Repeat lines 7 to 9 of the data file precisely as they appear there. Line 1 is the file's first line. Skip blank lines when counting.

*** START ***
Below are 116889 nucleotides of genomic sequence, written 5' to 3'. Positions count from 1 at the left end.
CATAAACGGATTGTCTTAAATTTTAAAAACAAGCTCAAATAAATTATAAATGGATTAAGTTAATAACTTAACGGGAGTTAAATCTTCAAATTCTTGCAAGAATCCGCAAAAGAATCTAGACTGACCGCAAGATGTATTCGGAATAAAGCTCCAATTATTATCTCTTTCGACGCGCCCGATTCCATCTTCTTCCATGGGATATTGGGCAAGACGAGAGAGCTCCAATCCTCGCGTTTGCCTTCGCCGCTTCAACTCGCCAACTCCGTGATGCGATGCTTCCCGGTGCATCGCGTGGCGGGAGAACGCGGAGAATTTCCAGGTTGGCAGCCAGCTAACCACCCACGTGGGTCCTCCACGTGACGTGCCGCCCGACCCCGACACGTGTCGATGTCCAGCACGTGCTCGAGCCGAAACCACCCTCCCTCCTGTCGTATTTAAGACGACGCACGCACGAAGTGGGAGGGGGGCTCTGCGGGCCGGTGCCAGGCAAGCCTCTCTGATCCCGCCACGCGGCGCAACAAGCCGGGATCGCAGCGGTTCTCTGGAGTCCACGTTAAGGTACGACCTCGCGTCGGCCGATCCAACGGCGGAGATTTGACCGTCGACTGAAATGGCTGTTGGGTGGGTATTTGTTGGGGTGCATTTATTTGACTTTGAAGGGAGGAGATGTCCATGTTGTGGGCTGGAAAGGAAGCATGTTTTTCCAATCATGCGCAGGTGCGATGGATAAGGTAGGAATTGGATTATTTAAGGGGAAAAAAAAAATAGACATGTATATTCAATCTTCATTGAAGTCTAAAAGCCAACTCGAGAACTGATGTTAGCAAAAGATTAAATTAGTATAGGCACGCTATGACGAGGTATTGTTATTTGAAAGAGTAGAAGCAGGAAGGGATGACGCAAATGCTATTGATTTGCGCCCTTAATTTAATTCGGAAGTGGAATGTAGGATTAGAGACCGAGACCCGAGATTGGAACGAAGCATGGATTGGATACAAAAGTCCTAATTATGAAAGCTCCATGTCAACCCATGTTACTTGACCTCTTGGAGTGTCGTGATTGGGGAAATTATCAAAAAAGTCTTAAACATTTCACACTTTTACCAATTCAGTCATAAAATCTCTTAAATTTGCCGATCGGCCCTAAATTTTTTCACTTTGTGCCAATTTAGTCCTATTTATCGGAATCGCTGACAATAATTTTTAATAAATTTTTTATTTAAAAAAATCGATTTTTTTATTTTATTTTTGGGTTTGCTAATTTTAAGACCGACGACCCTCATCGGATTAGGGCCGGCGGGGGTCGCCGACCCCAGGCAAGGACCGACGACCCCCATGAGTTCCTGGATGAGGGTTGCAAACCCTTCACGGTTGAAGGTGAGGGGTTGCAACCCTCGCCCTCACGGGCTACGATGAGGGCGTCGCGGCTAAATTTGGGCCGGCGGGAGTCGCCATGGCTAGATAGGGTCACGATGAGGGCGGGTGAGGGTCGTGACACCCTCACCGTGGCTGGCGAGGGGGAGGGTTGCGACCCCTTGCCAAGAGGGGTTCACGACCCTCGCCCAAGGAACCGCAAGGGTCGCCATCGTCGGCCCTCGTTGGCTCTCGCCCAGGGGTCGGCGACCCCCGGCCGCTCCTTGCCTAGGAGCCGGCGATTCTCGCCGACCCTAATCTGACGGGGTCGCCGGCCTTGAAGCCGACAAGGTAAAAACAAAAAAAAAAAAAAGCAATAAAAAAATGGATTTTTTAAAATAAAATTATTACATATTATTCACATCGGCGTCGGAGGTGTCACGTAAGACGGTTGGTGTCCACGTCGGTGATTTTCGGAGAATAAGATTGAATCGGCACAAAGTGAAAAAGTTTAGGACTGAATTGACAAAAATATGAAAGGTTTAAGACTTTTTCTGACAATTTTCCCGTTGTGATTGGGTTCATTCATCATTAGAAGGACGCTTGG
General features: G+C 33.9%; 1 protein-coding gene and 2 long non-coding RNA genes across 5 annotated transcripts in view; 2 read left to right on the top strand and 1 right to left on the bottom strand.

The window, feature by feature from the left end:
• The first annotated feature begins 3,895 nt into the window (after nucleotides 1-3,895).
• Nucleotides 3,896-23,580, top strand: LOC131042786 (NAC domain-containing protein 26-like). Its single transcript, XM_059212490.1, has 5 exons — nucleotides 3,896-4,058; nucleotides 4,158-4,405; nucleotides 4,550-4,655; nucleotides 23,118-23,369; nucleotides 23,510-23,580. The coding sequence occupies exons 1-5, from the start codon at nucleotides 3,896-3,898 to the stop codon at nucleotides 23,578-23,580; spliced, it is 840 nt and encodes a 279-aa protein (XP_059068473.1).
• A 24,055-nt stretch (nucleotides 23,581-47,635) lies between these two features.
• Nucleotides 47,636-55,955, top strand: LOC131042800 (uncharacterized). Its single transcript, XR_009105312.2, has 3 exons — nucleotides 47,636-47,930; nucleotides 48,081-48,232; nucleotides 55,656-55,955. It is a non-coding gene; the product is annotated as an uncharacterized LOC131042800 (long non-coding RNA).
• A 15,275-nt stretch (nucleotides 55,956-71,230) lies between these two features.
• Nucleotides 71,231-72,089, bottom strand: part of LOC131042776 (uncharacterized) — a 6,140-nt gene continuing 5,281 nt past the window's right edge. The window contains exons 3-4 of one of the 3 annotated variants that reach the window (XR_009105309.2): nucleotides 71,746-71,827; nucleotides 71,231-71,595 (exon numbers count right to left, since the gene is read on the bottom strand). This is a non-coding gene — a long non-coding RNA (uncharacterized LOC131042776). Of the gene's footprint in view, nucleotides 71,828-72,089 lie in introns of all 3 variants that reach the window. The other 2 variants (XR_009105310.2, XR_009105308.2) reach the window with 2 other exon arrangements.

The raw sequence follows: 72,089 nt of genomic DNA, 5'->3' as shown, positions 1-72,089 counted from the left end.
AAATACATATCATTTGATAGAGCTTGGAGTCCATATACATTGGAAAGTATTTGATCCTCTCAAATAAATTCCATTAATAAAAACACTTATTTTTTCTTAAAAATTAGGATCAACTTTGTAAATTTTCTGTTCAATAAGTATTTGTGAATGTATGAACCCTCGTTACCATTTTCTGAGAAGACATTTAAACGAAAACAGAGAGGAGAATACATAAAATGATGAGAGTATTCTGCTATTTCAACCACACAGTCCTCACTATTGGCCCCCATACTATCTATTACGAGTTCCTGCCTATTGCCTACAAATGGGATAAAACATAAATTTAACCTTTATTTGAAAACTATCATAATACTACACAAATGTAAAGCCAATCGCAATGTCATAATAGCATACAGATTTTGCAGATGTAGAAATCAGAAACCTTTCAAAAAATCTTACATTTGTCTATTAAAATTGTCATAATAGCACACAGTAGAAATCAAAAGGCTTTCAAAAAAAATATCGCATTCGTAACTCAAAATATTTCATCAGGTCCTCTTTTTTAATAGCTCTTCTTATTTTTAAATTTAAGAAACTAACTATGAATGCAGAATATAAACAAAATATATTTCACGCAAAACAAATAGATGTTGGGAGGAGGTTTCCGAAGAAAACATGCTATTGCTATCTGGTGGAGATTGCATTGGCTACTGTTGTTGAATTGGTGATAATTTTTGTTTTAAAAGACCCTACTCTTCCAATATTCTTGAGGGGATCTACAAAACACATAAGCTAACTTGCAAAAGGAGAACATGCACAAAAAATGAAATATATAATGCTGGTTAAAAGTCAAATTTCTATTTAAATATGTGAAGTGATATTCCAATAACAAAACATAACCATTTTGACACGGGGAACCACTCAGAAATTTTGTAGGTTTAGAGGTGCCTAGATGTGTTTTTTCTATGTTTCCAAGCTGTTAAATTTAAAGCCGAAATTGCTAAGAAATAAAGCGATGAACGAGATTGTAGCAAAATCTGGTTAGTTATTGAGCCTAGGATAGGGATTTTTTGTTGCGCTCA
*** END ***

• A 24,055-nt stretch (nucleotides 23,581-47,635) lies between these two features.
• Nucleotides 47,636-55,955, top strand: LOC131042800 (uncharacterized). Its single transcript, XR_009105312.2, has 3 exons — nucleotides 47,636-47,930; nucleotides 48,081-48,232; nucleotides 55,656-55,955. It is a non-coding gene; the product is annotated as an uncharacterized LOC131042800 (long non-coding RNA).
• A 15,275-nt stretch (nucleotides 55,956-71,230) lies between these two features.